Friday, November 07, 2014


The Big South Fork area sits on a portion of the Cumberland Plateau that is well known for an amazing array of natural arches. Most of the capstone in this part of the Appalachians is composed of sandstone. As with limestone, it's highly susceptible to the action of slightly acidic water in the aquifer. Thus, the sandstone erodes into many and various shapes, often ending up as arches ranging in size from just a few feet high to over one hundred feet.

One thing that I learned about the Big South Fork National River and Recreation Area is that you can only scratch the surface of what there is to see and do there over the course of an eight-day vacation. Thus, we'll definitely go back to see some of the wonderful spots we had to miss.

At Yahoo Arch (pronounced YAY-hoo.)

North Arch, the second largest of the Twin Arches.

South Arch, said to be the largest natural arch in eastern North America.

The trail on top of North Arch. Stay in the middle. If you fall's 100 feet straight down. Splat!

Carole and Sharon & Bobby Childers precede me down the trail to Yahoo Arch.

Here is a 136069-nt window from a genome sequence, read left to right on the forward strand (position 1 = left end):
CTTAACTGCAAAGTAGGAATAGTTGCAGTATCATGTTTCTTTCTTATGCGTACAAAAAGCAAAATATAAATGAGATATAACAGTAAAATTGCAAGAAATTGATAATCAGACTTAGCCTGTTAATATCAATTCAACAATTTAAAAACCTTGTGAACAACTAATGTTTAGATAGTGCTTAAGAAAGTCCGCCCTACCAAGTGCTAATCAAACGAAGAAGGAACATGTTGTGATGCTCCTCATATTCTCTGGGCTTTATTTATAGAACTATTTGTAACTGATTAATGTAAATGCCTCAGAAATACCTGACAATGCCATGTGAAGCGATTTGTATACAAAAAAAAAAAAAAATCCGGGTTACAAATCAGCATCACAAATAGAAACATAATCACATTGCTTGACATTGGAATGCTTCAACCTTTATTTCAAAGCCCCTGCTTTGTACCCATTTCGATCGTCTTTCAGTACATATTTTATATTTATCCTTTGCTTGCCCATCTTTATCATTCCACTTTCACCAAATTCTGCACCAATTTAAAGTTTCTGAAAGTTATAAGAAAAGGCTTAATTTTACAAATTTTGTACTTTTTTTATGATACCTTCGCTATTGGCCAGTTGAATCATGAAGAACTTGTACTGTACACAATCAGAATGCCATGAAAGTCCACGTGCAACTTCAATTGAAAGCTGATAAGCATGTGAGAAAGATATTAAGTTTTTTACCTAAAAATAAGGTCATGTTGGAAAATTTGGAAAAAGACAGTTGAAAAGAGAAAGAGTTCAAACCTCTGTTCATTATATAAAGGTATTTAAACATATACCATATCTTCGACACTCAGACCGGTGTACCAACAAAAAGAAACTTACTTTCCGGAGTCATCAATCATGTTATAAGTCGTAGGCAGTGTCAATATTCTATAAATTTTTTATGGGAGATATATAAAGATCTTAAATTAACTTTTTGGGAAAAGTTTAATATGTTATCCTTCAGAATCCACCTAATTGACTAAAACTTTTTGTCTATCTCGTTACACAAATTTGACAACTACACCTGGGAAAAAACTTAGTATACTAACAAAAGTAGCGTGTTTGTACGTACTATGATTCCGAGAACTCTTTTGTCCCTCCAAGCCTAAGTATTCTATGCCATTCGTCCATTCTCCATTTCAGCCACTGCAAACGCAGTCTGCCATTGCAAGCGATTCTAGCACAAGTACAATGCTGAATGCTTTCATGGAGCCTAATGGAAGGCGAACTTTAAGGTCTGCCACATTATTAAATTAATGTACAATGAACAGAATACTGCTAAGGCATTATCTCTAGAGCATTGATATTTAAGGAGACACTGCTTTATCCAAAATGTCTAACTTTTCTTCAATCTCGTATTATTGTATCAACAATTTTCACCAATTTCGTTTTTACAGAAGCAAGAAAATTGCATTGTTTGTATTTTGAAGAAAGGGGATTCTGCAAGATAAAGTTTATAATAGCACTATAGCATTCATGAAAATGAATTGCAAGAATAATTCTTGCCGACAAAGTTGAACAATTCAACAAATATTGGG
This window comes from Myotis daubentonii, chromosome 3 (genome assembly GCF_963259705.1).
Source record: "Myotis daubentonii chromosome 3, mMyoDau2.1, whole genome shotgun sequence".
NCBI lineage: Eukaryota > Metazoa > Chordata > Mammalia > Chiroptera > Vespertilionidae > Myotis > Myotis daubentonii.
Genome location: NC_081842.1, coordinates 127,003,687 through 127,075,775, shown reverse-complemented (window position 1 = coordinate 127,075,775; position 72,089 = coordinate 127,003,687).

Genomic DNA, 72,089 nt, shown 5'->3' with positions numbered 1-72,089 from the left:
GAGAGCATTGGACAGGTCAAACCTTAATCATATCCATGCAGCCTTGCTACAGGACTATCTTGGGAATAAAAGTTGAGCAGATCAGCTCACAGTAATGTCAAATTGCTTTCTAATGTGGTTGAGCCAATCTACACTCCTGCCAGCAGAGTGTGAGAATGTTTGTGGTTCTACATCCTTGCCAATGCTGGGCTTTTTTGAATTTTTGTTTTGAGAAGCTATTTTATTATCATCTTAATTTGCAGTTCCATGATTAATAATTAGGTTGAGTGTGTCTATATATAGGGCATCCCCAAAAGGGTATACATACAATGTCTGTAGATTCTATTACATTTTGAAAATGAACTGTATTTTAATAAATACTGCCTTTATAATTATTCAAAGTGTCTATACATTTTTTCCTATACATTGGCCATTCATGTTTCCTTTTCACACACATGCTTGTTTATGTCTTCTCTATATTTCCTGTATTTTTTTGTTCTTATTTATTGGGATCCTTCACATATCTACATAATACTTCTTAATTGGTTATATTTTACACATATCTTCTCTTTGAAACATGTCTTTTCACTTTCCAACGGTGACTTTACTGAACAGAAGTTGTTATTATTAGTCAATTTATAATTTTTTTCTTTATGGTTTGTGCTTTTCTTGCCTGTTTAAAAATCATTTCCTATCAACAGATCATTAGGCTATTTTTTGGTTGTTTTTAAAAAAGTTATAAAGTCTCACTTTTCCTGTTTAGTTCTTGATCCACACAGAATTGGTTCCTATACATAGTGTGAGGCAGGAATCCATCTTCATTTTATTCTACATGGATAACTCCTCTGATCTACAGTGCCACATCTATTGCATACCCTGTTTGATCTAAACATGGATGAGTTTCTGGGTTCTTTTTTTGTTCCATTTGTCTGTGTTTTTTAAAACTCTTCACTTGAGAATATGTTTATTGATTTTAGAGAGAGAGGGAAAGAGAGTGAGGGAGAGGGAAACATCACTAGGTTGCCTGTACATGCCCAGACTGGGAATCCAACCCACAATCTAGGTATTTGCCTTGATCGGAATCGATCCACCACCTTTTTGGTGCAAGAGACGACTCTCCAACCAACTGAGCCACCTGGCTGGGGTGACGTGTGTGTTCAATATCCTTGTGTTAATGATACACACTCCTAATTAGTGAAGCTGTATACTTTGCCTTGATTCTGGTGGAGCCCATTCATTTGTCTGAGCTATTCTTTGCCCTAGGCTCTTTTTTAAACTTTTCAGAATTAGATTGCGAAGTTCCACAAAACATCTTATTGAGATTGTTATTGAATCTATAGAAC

Yahoo Arch. I was impressed with this one. We spent a fair amount of time at this location.

Another angle looking at Yahoo Arch.

I took this one from the top of Yahoo Arch. Sharon is taking a photo of me, Carole is sitting down. And Bobby Childers is talking with a young couple who were there eating lunch.

Under Yahoo Arch.

This is at a very easily accessible arch called Natural Bridge. It's located just outside Big South Fork in Pickett State Park. We liked this one, too. I took this from the top.

And a self-portrait taken at the base of the arch/bridge.

Group photo with Sharon, Bobby, Carole, and me.
Looking up at North Arch.

And South Arch, the largest natural arch in the Park (and probably in the East.)


Vicki said...

Impressive natural wonder. The photos with people in them really highlight the scale.

James Robert Smith said...

The Twin Arches (North and South) were the most impressive. They make you feel very small.